Customer Reviews for

Phantom (Sword of Truth Series #10)

Average Rating 4.5
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Most Helpful Favorable Review

2 out of 2 people found this review helpful.

AMAZING

I love all terry goodkind books, although pillars of creation was a little boring only because it was all about jensen, but i think that the author has a great imagination and sense of creation that he writes into these books. Some of these things I would have never tho...
I love all terry goodkind books, although pillars of creation was a little boring only because it was all about jensen, but i think that the author has a great imagination and sense of creation that he writes into these books. Some of these things I would have never thought out. I'm sad that there is only one more in this series, that I still have to get to, because I have fallen in love with Richard and Kahlan and several others characters I though I never would, like Chase, Nicci, and Cara. This story is about Richard trying to find Kahlan, and dealing with the 'final battle the seeker must lead.' Shota is involved in this book, and so is Samuel. You also see Kahlan's chapters and get another look and Jagang, just so you can hate him more. I recommend this book, but only if you've read the first 9.

posted by love-to-read-teen on February 22, 2009

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Most Helpful Critical Review

3 out of 4 people found this review helpful.

Redundant Plots

On each of the books of this series, the plot revolves around Richard or Khalan being held captive. It seems the author has no more ideas than this. TG it seems cant think of any other way to make his plots. Such redundant plots makes this series annoying.

posted by 595486 on December 26, 2008

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  • Anonymous

    Posted October 25, 2006

    Disappointed yet again

    I have read every single book in this series. It has continued to go down hill and like others, I am wondering, when will it end? I have read that there is one more book in the final trilogy. I intend for that to be the final book I read from this author. Like in the Wheel of Time saga, it has gone on far too long. I found myself skimming through much of the book because I got tired of hearing about one lady's personal observations in the war camp. The side tracks that takes you away from the story are unimportant and although a previous reviewer says it is all for a purpose, I can say there is no way to tie in all the side tracks and make it worth my time. I found myself wanting to skip paragraphs, then pages and eventually a whole chapter that I simply skimmed over. If I am going to pay the extra money for a hard back edition for my collection, I would like very much for it to be worth the money. I am tired people. Let it end. If the dream walker doesn't die in the next book, I am going to take care of him myself. Jajang must die....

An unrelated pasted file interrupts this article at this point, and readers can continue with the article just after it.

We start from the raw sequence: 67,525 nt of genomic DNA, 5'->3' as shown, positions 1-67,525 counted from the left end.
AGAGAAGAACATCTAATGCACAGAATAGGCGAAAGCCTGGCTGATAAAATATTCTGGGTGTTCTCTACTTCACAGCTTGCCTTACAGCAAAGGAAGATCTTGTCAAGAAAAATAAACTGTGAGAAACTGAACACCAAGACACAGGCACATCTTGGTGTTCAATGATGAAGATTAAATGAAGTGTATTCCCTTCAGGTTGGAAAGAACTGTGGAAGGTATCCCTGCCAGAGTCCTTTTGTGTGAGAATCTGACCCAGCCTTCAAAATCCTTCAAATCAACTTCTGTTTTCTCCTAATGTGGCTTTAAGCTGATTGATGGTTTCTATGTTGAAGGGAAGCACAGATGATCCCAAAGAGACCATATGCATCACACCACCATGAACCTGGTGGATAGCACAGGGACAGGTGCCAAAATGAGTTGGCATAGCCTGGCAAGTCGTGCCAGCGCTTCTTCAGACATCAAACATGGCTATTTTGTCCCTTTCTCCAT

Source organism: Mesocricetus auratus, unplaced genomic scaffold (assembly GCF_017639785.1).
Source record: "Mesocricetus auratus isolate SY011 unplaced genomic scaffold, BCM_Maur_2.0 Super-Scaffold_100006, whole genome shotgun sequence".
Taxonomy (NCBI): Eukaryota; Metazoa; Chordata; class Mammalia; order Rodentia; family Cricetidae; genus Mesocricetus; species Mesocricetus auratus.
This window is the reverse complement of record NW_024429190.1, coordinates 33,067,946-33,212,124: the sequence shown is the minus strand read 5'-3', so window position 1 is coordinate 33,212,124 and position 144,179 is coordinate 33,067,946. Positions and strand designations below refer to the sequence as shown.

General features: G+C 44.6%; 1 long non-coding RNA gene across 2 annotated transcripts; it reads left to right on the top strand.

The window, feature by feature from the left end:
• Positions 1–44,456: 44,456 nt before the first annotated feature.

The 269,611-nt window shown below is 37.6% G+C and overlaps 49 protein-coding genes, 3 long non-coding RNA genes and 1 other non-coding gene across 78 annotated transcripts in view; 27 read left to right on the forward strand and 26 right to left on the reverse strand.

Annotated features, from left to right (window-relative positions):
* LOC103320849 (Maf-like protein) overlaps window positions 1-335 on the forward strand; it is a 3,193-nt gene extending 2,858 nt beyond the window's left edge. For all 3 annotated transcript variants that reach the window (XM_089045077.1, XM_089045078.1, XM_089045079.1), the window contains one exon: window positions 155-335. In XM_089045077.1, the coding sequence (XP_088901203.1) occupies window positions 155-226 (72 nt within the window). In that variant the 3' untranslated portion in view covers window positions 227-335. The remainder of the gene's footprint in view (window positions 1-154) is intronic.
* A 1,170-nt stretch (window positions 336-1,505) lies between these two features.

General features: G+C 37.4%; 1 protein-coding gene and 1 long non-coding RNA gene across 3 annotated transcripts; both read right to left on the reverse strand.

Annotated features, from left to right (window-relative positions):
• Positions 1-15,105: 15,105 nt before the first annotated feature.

1 out of 1 people found this review helpful.

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  • Anonymous

    Posted August 3, 2006

    Please put us out of our misery....

    I have been a fan of this series since I started in on it years ago. This book is a total let down when compaired to all other books that preceded it. I ditched work early the day of its release just to pick up this book. Sad to say I should have stayed later for the hours. I probably skimmed thru a solid 7 chapters of just plain non sense and meaningless filler. Sure, there was plenty of action and story building going on here, but for the most part I couldnt manage to stay awake to enjoy this latest from Mr. Goodkind. On the bright side, I am looking forward to the next and 'last' volume in this series. Don't want to spoil it for anyone reading, but the last few chapters of this book were just amazing, its just too bad that the rest of the book was just filler.

    1 out of 1 people found this review helpful.

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  • Anonymous

    Posted September 25, 2006

    A very sloppy addition to the Sword of Truth